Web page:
The fires, the fires. When I started writing this some weeks back there were 137 of them torching forests across the American West. There are many fewer now—thank firefighters and weather—but so far they’ve consumed some 8.5 million acres of trees, some of them old growth, many of them on parkland filled with wildlife. British Columbia, too, has seen more fire destruction in recent months than anyone alive can recall. While massive hurricanes and flood waters and devastating earthquakes have steered our collective empathy to the south, parts of the Northwest smolder on.
Appropriately, we mourn for the people who have died or are still suffering from all of these disasters. Their agony isn’t abated by clear skies. Some of us also ache for the animals, those killed but maybe even more so those left behind in the chaos, confused and terrified.
And then there are the trees. Up north fires gobbled up huge swaths of them in no time; down south, winds ripped individuals out by the roots or snapped their spines and flung their limbs. We don’t tend to think of a body count when plants are the victims, but if we did, the number would be tragically high.
Landscapes shorn by the elements, fortunately, tend to come back. The collection of species may change some, especially as invasive plants rise up from the disturbed soils; but after wildfires especially, forests do recover. Nature has long peddled flames as a cleansing force that, ultimately, replenishes spent earth with nutrients to begin anew. Our misguided attempts decades ago to douse all fire in fact only made the trees more vulnerable; today, we let some fires burn and even burn on purpose to get rid of tinder if nature isn’t keeping her house tidy. Even when fire is sparked by ignorance and flung toys, as is true this year of the worst of the blazes, green things find a way back.
Still. I’m sad about the trees. And perhaps this time I’m sad for the trees, too. Their tragically high body count is on my mind.
That’s because of the rising voices of people like forest ecologist Suzanne Simard. More than two decades ago, in her studies of paper birch and Douglas fir in British Columbian forests, she discovered that the trees are linked via a wide-reaching network of fungi in the soil that lets them communicate and, in a sense, behave as a single organism striving to be the best it can.
She’s been tapping into that network every since, reporting that through this fungal pipeline the plants can share all sorts of chemical information, pass out nutrients, and even offer warnings (e.g., of a new species trying to dominate). A healthy tree can send carbon to shore up native seedlings against invasive ones, for example, while trees in sun can give shaded neighbors a boost to get them through the dark times. A sick tree can “ask” for and receive help; a dying tree may hand off its nutrients to those nearby, a form of recycling. Simard stands out for her descriptions of “mother trees”— which, she explains, are most heavily wired to the plants around them, sometimes hundreds of other trunks, and actually recognize and nurture their own kin. A Mother, from her spot at the hub of communications, will colonize related seedlings with supersize fungal networks and then spoil them, whisking extra carbon through the living network at their roots to help them grow big and strong.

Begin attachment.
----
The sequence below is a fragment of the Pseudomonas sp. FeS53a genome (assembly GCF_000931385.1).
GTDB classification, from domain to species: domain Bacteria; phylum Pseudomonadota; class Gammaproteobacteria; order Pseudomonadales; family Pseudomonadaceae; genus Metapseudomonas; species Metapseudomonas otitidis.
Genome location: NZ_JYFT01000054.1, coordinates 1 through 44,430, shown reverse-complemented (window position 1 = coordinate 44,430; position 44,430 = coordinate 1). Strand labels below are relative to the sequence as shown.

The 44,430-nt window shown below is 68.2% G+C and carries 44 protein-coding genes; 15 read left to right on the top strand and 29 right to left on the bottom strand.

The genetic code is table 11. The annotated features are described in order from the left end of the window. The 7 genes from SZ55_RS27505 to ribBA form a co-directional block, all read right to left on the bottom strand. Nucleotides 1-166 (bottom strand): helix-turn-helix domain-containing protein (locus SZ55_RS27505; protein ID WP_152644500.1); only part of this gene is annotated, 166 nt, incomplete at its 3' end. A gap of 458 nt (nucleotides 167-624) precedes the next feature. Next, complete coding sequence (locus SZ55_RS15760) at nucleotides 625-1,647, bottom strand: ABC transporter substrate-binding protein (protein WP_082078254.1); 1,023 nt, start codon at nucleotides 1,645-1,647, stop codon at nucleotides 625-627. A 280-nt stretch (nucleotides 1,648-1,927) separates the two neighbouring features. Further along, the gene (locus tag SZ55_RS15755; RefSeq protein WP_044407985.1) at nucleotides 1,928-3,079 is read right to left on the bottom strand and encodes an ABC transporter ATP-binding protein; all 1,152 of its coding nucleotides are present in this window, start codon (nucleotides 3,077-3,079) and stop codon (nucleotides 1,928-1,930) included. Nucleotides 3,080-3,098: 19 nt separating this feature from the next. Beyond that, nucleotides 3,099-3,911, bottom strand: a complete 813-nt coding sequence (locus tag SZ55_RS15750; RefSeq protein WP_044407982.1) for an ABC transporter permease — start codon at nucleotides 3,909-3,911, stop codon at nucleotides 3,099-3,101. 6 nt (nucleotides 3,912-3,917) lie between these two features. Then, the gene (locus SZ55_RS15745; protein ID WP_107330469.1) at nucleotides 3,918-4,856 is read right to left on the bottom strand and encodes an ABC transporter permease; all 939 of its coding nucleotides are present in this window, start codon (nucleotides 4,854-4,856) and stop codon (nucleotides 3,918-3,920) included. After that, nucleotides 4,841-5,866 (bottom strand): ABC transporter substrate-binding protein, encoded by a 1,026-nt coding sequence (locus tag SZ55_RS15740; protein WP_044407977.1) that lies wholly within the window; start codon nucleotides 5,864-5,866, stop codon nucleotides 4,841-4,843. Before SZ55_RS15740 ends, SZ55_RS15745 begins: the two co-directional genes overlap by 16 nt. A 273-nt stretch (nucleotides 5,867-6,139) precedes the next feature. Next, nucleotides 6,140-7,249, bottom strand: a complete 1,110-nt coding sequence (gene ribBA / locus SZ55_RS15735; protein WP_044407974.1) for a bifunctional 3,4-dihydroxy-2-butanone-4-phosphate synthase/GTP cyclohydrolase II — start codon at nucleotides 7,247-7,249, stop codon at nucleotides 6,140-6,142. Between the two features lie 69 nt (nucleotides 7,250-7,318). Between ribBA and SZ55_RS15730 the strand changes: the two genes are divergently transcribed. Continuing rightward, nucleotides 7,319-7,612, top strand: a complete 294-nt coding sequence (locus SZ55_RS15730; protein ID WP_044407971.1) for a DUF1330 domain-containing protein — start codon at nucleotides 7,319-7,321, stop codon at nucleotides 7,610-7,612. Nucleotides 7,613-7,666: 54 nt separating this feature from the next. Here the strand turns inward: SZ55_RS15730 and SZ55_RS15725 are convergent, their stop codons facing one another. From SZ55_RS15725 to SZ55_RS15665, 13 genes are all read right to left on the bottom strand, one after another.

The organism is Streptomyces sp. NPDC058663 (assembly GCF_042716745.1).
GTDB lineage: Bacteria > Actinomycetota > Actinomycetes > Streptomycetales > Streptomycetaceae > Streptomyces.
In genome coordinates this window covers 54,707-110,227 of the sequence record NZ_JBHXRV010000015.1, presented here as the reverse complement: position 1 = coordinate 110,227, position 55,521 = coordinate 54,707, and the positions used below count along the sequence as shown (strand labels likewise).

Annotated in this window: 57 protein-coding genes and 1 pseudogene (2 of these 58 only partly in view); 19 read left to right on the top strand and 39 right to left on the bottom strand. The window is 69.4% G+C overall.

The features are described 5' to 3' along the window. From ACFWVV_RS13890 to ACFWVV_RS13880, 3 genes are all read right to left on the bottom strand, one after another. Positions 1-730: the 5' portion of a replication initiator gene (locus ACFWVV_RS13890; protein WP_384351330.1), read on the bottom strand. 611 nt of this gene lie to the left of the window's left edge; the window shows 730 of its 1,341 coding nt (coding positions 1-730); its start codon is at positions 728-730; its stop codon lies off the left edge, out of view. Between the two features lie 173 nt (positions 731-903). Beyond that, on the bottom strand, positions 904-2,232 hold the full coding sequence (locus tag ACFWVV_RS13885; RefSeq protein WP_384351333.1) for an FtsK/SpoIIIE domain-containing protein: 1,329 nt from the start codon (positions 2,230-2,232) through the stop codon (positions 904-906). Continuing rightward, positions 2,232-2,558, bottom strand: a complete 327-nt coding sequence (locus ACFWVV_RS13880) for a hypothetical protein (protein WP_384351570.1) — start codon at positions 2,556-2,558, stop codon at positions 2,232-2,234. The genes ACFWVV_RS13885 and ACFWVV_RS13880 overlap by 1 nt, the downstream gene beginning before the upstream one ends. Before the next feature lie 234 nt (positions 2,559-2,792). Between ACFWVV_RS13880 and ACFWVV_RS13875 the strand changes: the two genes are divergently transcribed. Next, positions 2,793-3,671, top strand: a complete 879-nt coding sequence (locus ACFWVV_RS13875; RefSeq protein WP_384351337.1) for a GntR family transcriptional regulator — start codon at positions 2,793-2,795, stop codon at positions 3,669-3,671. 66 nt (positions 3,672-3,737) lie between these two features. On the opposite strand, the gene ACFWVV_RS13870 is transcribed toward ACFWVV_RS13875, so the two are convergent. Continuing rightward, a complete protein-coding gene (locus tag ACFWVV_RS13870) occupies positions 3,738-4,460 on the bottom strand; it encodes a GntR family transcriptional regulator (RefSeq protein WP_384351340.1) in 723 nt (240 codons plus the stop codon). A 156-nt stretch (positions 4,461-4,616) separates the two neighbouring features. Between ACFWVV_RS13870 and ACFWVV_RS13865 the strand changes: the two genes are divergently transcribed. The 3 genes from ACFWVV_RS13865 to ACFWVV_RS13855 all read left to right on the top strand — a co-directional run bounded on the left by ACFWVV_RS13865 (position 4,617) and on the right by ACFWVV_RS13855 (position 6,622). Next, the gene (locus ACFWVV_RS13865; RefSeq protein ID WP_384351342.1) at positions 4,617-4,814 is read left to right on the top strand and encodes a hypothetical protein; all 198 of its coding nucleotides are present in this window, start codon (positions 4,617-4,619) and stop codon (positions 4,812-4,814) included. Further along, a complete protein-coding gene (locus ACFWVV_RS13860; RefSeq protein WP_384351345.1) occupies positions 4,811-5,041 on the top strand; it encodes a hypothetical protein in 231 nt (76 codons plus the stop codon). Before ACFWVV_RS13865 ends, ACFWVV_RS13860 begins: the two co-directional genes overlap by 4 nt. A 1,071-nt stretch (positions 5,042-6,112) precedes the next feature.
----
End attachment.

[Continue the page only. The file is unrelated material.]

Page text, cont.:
Peter Wohlleben, a German forest ranger, also speaks with and for and about the trees. He writes without apology of trees talking to each other, having friends, and caring for their kids as if they’re neighbors who live down the lane. (His book The Hidden Life of Trees: What They Feel, How They Communicate—Discoveries from a Secret World was a hit last year.) They count, they learn and remember, they wrinkle as they age, they even refuse to let go of family—funneling sugar to ancient stumps of long-ago-fallen kin. He said in 2016 to the NYT, “Sometimes, pairs…are so interconnected at the roots that when one tree dies, the other one dies, too.” His understanding of the forest is, like Simard’s, deeply planted in life science, but he’s reimagined trees in their social circles, standing around with pals, kindly adjusting their posture so as not to block another’s sun, caring for their families, sharing wisdom with their kids.
Not everyone (least of all some biologists) wants such anthropomorphic language applied to ecological exchanges. For me, the simple fact that a tree can tell kin from non-kin and can help keep relatives strong, and that a fir and a birch rely on one another for support even as they compete for resources, and that the network that threads trees together helps make the whole forest resilient…all of this makes me think a little differently about what it means when a fire—or wind and rain or, especially, loggers—fell a forest.
I’m not one to wave my arms yelling that oaks and elms are conscious and we should name them and give them human rights. But describing trees as connected and helpful to one another, especially observing the neural-like network that binds them in the soil, makes a walk through the forest something fresh and new and yet, too, a bit more familiar. This language makes the loss of both acres and individual trees sadder, and forest protection seem even more necessary and right.
I’ve been known to hug a tree now and then. Next time I come upon a grand dame surrounded by seedlings in the woods, one of those glorious giants coated with algae, with roots like nautical ropes at her base, I may just embrace her trunk and pray for nothing but soft rains.
Forest fire in Montana: by John McColgan for the Forest Service, via Wikimedia Commons
Canadian forest trees: © Emmanuel Huybrechts [CC BY 2.0 (http://creativecommons.org/licenses/by/2.0)], via Wikimedia Commons
Hurricane Irma, Miami, 2017: By Cleverguy122 – Own work, CC BY-SA 4.0, https://commons.wikimedia.org/w/index.php?curid=62355639